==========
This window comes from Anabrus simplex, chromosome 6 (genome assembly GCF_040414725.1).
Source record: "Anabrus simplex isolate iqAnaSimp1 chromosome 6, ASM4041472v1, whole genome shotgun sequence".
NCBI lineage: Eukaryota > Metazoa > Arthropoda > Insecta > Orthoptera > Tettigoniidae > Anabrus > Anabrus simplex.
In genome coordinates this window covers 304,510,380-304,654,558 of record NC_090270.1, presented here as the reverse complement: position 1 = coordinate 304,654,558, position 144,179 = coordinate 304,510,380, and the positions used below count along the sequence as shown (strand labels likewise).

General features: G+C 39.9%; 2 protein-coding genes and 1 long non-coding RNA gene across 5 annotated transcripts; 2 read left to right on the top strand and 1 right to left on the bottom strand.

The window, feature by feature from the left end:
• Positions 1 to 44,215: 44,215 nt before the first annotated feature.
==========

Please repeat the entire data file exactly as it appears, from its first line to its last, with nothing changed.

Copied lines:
This window comes from Anabrus simplex, chromosome 6 (genome assembly GCF_040414725.1).
Source record: "Anabrus simplex isolate iqAnaSimp1 chromosome 6, ASM4041472v1, whole genome shotgun sequence".
NCBI lineage: Eukaryota > Metazoa > Arthropoda > Insecta > Orthoptera > Tettigoniidae > Anabrus > Anabrus simplex.
In genome coordinates this window covers 304,510,380-304,654,558 of record NC_090270.1, presented here as the reverse complement: position 1 = coordinate 304,654,558, position 144,179 = coordinate 304,510,380, and the positions used below count along the sequence as shown (strand labels likewise).

General features: G+C 39.9%; 2 protein-coding genes and 1 long non-coding RNA gene across 5 annotated transcripts; 2 read left to right on the top strand and 1 right to left on the bottom strand.

The window, feature by feature from the left end:
• Positions 1 to 44,215: 44,215 nt before the first annotated feature.